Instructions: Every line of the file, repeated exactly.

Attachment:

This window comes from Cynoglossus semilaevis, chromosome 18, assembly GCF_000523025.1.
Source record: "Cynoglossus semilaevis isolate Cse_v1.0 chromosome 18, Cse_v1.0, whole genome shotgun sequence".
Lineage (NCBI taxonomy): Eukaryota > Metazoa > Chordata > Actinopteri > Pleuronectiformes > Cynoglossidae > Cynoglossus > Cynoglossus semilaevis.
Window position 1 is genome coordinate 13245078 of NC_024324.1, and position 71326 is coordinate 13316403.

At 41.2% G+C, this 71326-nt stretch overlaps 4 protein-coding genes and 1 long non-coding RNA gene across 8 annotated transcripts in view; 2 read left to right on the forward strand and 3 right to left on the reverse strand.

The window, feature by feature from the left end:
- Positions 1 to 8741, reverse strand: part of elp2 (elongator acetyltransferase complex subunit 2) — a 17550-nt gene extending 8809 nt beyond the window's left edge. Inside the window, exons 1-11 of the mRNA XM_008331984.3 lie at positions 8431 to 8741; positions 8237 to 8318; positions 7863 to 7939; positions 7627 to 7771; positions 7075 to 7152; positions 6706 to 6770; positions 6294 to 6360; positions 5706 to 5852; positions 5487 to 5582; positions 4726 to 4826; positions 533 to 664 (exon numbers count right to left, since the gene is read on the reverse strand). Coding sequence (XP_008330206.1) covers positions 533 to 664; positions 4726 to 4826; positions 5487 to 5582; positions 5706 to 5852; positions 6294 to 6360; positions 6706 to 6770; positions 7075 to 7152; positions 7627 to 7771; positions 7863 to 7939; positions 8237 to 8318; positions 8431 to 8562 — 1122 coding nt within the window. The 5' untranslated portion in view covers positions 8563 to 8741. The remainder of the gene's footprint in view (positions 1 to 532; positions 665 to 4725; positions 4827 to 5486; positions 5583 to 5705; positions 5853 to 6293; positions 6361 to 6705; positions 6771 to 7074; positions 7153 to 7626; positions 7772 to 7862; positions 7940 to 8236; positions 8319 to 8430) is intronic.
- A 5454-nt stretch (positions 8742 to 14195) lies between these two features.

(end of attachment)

This window comes from Cynoglossus semilaevis, chromosome 18, assembly GCF_000523025.1.
Source record: "Cynoglossus semilaevis isolate Cse_v1.0 chromosome 18, Cse_v1.0, whole genome shotgun sequence".
Lineage (NCBI taxonomy): Eukaryota > Metazoa > Chordata > Actinopteri > Pleuronectiformes > Cynoglossidae > Cynoglossus > Cynoglossus semilaevis.
Window position 1 is genome coordinate 13245078 of NC_024324.1, and position 71326 is coordinate 13316403.

At 41.2% G+C, this 71326-nt stretch overlaps 4 protein-coding genes and 1 long non-coding RNA gene across 8 annotated transcripts in view; 2 read left to right on the forward strand and 3 right to left on the reverse strand.

The window, feature by feature from the left end:
- Positions 1 to 8741, reverse strand: part of elp2 (elongator acetyltransferase complex subunit 2) — a 17550-nt gene extending 8809 nt beyond the window's left edge. Inside the window, exons 1-11 of the mRNA XM_008331984.3 lie at positions 8431 to 8741; positions 8237 to 8318; positions 7863 to 7939; positions 7627 to 7771; positions 7075 to 7152; positions 6706 to 6770; positions 6294 to 6360; positions 5706 to 5852; positions 5487 to 5582; positions 4726 to 4826; positions 533 to 664 (exon numbers count right to left, since the gene is read on the reverse strand). Coding sequence (XP_008330206.1) covers positions 533 to 664; positions 4726 to 4826; positions 5487 to 5582; positions 5706 to 5852; positions 6294 to 6360; positions 6706 to 6770; positions 7075 to 7152; positions 7627 to 7771; positions 7863 to 7939; positions 8237 to 8318; positions 8431 to 8562 — 1122 coding nt within the window. The 5' untranslated portion in view covers positions 8563 to 8741. The remainder of the gene's footprint in view (positions 1 to 532; positions 665 to 4725; positions 4827 to 5486; positions 5583 to 5705; positions 5853 to 6293; positions 6361 to 6705; positions 6771 to 7074; positions 7153 to 7626; positions 7772 to 7862; positions 7940 to 8236; positions 8319 to 8430) is intronic.
- A 5454-nt stretch (positions 8742 to 14195) lies between these two features.